Green Algae (Chlorophyta)

Green algae patterns on exposed rock at low tide, Gros Morne National Park, Ontario, Canada
Altrendo Nature/ Stockbyte/ Getty Images

Green algae are found as one-celled organisms, multi-celled organisms, or living in large colonies. More than 6,500 species of green algae are classified as Chlorophyta and mostly live in the ocean, while another 5,000 are freshwater and classified separately as Charophyta. Like other algae, all green algae are capable of photosynthesis, but unlike their red and brown counterparts, they are classified in the plant (Plantae) kingdom.

How Do Green Algae Get Their Color?

Green algae have a dark- to light-green coloration that comes from having chlorophyll a and b, which they have in the same amounts as "higher plants." Their overall coloration is determined by the amounts of other pigmentations including beta-carotene (which is yellow) and xanthophylls (which are yellowish or brownish.) Like higher plants, they store their food mainly as starch, with some as fats or oils.

Habitat and Distribution of Green Algae

Green algae are common in areas where light is abundant, such as shallow water and tide pools. They are less common in the ocean than the brown and red algae but can be found in freshwater areas. Rarely, green algae can also be found on land, largely on rocks and trees.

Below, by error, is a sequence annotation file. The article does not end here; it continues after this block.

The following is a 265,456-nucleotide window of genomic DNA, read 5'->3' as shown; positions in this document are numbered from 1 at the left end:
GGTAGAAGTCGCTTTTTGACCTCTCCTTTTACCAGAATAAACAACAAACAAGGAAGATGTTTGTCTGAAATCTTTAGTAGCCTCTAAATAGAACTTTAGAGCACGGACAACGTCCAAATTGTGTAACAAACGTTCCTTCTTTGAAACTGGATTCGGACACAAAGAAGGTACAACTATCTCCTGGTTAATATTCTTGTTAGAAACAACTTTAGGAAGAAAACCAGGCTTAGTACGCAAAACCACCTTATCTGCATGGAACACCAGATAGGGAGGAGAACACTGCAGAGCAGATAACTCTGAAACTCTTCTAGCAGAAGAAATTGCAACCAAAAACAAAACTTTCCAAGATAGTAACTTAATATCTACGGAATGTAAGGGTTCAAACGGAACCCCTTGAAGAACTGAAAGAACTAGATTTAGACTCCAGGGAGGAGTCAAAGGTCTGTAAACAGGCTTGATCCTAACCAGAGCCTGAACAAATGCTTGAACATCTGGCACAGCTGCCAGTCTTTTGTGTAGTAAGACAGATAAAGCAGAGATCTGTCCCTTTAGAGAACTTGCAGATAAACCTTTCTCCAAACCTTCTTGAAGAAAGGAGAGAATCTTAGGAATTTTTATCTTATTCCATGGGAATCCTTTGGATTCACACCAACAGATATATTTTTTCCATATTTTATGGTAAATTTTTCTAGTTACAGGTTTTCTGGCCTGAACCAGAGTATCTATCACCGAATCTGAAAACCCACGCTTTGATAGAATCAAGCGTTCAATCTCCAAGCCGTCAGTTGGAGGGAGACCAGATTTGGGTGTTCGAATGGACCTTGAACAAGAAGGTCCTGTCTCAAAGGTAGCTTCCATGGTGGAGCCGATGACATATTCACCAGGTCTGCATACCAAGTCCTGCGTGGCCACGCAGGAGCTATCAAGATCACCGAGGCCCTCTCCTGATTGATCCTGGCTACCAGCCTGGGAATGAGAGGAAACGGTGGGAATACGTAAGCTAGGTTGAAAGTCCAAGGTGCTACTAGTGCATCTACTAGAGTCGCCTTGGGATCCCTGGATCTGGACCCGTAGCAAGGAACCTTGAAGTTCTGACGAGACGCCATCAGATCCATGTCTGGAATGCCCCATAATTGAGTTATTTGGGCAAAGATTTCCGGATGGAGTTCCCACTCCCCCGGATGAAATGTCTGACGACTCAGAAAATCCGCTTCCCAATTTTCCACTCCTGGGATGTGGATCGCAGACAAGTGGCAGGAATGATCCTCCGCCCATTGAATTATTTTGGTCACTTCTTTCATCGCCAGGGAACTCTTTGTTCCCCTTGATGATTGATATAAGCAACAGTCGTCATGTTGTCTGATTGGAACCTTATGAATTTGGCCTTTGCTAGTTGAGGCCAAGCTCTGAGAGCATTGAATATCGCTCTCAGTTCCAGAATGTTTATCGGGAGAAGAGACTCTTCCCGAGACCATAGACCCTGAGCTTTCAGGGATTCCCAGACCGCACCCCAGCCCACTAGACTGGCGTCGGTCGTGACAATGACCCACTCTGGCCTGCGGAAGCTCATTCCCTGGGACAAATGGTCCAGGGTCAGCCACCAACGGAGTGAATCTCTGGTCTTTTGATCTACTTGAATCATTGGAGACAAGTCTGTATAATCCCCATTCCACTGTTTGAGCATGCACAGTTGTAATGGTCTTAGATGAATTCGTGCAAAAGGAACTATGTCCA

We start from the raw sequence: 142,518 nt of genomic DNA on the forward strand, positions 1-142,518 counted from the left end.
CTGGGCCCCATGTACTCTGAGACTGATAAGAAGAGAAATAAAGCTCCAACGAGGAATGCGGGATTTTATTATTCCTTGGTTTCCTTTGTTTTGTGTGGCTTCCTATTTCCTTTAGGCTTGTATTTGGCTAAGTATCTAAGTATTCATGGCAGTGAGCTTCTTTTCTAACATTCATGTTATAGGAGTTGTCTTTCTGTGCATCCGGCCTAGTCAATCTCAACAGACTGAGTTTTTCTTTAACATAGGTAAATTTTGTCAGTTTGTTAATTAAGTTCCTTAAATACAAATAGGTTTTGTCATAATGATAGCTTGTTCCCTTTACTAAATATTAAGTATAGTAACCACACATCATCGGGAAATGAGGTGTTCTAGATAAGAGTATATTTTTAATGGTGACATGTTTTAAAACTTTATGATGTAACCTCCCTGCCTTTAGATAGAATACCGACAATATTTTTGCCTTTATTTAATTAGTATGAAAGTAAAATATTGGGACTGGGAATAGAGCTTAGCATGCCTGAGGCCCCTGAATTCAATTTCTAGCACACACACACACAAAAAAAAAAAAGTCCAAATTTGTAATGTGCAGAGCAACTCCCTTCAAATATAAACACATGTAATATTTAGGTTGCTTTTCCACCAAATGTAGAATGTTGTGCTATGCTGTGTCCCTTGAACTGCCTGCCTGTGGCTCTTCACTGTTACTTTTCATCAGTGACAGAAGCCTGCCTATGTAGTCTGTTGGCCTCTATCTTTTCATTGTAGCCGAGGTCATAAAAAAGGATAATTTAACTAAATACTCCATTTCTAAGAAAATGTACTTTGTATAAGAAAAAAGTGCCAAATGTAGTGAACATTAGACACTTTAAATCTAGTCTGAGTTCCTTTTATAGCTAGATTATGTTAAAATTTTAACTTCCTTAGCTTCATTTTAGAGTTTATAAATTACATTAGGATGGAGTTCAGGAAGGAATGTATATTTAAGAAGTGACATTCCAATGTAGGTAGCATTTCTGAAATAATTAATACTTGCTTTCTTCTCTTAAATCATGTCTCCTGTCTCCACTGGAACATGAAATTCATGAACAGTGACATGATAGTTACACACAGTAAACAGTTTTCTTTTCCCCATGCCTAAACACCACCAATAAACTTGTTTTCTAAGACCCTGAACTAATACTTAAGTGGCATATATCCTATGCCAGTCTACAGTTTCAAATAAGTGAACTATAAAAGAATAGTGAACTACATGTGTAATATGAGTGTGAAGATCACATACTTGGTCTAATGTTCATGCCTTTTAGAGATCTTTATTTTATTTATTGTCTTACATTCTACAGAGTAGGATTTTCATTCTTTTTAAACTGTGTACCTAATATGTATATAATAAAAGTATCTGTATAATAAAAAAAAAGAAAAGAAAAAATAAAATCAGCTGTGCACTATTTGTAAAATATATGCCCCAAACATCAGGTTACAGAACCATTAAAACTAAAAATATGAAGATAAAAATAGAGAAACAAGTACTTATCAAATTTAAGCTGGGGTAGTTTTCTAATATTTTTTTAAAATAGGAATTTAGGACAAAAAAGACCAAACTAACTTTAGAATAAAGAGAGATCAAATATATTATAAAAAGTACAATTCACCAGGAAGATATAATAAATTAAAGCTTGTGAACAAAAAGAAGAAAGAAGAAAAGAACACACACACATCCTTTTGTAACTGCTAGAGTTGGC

• Kingdom: Plantae
  • Phylum: Chlorophyta

The classification of green algae has changed. Once all grouped into one class, most freshwater green algae have been separated into the Charophyta classification, while Chlorophyta includes mostly marine but also some freshwater green algae.


Examples of green algae include sea lettuce (Ulva) and dead man's fingers (Codium). 

Natural and Human Uses of Green Algae

Like other algae, green algae serves as an important food source for herbivorous marine life, such as fish, crustaceans, and gastropods like sea snails. Humans use green algae, too, though not usually as food: The pigment beta carotene, found in green algae, is used as a food coloring, and there is ongoing research into green algae's health benefits.

Researchers announced in January 2009 that green algae could play a role in reducing carbon dioxide from the atmosphere. As sea ice melts, iron is introduced to the ocean, and this fuels the growth of algae, which can absorb carbon dioxide and trap it near the ocean floor. With more glaciers melting, this could reduce the ​effects of global warming. However, other factors can reduce this benefit, including when the algae are eaten and the carbon is released back into the environment.​​​​